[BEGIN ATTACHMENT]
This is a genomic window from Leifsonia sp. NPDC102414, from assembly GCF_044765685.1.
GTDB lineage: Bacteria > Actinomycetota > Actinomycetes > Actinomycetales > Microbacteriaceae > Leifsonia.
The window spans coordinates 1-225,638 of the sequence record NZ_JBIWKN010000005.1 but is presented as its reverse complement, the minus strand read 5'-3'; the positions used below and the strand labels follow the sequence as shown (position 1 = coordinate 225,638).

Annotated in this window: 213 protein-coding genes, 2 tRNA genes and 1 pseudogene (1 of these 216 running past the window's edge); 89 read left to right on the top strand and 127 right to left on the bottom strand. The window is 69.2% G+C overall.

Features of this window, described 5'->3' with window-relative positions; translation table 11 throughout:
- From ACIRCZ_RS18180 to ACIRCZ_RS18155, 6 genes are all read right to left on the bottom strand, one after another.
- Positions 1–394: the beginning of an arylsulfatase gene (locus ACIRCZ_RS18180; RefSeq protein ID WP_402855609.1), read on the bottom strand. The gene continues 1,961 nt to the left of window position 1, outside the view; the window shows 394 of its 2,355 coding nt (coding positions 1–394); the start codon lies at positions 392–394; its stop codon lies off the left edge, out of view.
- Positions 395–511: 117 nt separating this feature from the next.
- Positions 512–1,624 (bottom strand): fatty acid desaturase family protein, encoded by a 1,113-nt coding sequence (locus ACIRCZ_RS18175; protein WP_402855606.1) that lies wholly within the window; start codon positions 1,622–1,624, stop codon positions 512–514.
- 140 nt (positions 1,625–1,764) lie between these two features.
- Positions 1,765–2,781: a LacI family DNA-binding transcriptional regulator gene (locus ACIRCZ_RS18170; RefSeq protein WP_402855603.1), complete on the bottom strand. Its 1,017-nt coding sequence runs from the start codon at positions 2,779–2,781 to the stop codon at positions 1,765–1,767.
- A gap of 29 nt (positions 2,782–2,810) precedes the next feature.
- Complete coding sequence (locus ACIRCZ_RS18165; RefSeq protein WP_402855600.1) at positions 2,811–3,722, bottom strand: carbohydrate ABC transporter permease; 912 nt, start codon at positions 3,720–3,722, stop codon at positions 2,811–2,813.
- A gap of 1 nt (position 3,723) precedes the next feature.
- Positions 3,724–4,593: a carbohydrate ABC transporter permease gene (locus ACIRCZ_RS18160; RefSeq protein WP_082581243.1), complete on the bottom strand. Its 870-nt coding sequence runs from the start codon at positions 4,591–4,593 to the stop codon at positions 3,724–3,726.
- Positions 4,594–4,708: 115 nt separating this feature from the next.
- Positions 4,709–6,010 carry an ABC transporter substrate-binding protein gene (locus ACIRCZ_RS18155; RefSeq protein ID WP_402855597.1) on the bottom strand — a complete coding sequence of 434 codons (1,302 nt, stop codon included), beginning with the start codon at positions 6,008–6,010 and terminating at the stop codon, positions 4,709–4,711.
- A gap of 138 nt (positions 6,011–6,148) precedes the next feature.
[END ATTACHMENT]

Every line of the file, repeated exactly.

This is a genomic window from Leifsonia sp. NPDC102414, from assembly GCF_044765685.1.
GTDB lineage: Bacteria > Actinomycetota > Actinomycetes > Actinomycetales > Microbacteriaceae > Leifsonia.
The window spans coordinates 1-225,638 of the sequence record NZ_JBIWKN010000005.1 but is presented as its reverse complement, the minus strand read 5'-3'; the positions used below and the strand labels follow the sequence as shown (position 1 = coordinate 225,638).

Annotated in this window: 213 protein-coding genes, 2 tRNA genes and 1 pseudogene (1 of these 216 running past the window's edge); 89 read left to right on the top strand and 127 right to left on the bottom strand. The window is 69.2% G+C overall.

Features of this window, described 5'->3' with window-relative positions; translation table 11 throughout:
- From ACIRCZ_RS18180 to ACIRCZ_RS18155, 6 genes are all read right to left on the bottom strand, one after another.
- Positions 1–394: the beginning of an arylsulfatase gene (locus ACIRCZ_RS18180; RefSeq protein ID WP_402855609.1), read on the bottom strand. The gene continues 1,961 nt to the left of window position 1, outside the view; the window shows 394 of its 2,355 coding nt (coding positions 1–394); the start codon lies at positions 392–394; its stop codon lies off the left edge, out of view.
- Positions 395–511: 117 nt separating this feature from the next.
- Positions 512–1,624 (bottom strand): fatty acid desaturase family protein, encoded by a 1,113-nt coding sequence (locus ACIRCZ_RS18175; protein WP_402855606.1) that lies wholly within the window; start codon positions 1,622–1,624, stop codon positions 512–514.
- 140 nt (positions 1,625–1,764) lie between these two features.
- Positions 1,765–2,781: a LacI family DNA-binding transcriptional regulator gene (locus ACIRCZ_RS18170; RefSeq protein WP_402855603.1), complete on the bottom strand. Its 1,017-nt coding sequence runs from the start codon at positions 2,779–2,781 to the stop codon at positions 1,765–1,767.
- A gap of 29 nt (positions 2,782–2,810) precedes the next feature.
- Complete coding sequence (locus ACIRCZ_RS18165; RefSeq protein WP_402855600.1) at positions 2,811–3,722, bottom strand: carbohydrate ABC transporter permease; 912 nt, start codon at positions 3,720–3,722, stop codon at positions 2,811–2,813.
- A gap of 1 nt (position 3,723) precedes the next feature.
- Positions 3,724–4,593: a carbohydrate ABC transporter permease gene (locus ACIRCZ_RS18160; RefSeq protein WP_082581243.1), complete on the bottom strand. Its 870-nt coding sequence runs from the start codon at positions 4,591–4,593 to the stop codon at positions 3,724–3,726.
- Positions 4,594–4,708: 115 nt separating this feature from the next.
- Positions 4,709–6,010 carry an ABC transporter substrate-binding protein gene (locus ACIRCZ_RS18155; RefSeq protein ID WP_402855597.1) on the bottom strand — a complete coding sequence of 434 codons (1,302 nt, stop codon included), beginning with the start codon at positions 6,008–6,010 and terminating at the stop codon, positions 4,709–4,711.
- A gap of 138 nt (positions 6,011–6,148) precedes the next feature.